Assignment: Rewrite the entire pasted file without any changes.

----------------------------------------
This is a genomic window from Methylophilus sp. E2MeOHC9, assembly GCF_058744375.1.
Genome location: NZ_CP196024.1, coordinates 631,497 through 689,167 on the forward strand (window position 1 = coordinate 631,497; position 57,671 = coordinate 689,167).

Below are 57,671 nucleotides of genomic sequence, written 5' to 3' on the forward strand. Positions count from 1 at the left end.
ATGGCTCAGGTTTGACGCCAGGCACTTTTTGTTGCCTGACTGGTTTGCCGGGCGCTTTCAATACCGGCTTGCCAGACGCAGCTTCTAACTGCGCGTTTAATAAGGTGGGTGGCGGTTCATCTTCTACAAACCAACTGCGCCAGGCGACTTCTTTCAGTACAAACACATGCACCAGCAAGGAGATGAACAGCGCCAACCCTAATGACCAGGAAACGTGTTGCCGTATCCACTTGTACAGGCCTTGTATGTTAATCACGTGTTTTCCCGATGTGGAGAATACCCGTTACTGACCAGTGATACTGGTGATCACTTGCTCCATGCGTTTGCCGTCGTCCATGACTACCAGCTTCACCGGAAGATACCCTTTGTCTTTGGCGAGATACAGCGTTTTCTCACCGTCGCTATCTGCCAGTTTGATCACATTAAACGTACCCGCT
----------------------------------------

This is a genomic window from Methylophilus sp. E2MeOHC9, assembly GCF_058744375.1.
Genome location: NZ_CP196024.1, coordinates 631,497 through 689,167 on the forward strand (window position 1 = coordinate 631,497; position 57,671 = coordinate 689,167).

Below are 57,671 nucleotides of genomic sequence, written 5' to 3' on the forward strand. Positions count from 1 at the left end.
ATGGCTCAGGTTTGACGCCAGGCACTTTTTGTTGCCTGACTGGTTTGCCGGGCGCTTTCAATACCGGCTTGCCAGACGCAGCTTCTAACTGCGCGTTTAATAAGGTGGGTGGCGGTTCATCTTCTACAAACCAACTGCGCCAGGCGACTTCTTTCAGTACAAACACATGCACCAGCAAGGAGATGAACAGCGCCAACCCTAATGACCAGGAAACGTGTTGCCGTATCCACTTGTACAGGCCTTGTATGTTAATCACGTGTTTTCCCGATGTGGAGAATACCCGTTACTGACCAGTGATACTGGTGATCACTTGCTCCATGCGTTTGCCGTCGTCCATGACTACCAGCTTCACCGGAAGATACCCTTTGTCTTTGGCGAGATACAGCGTTTTCTCACCGTCGCTATCTGCCAGTTTGATCACATTAAACGTACCCGCT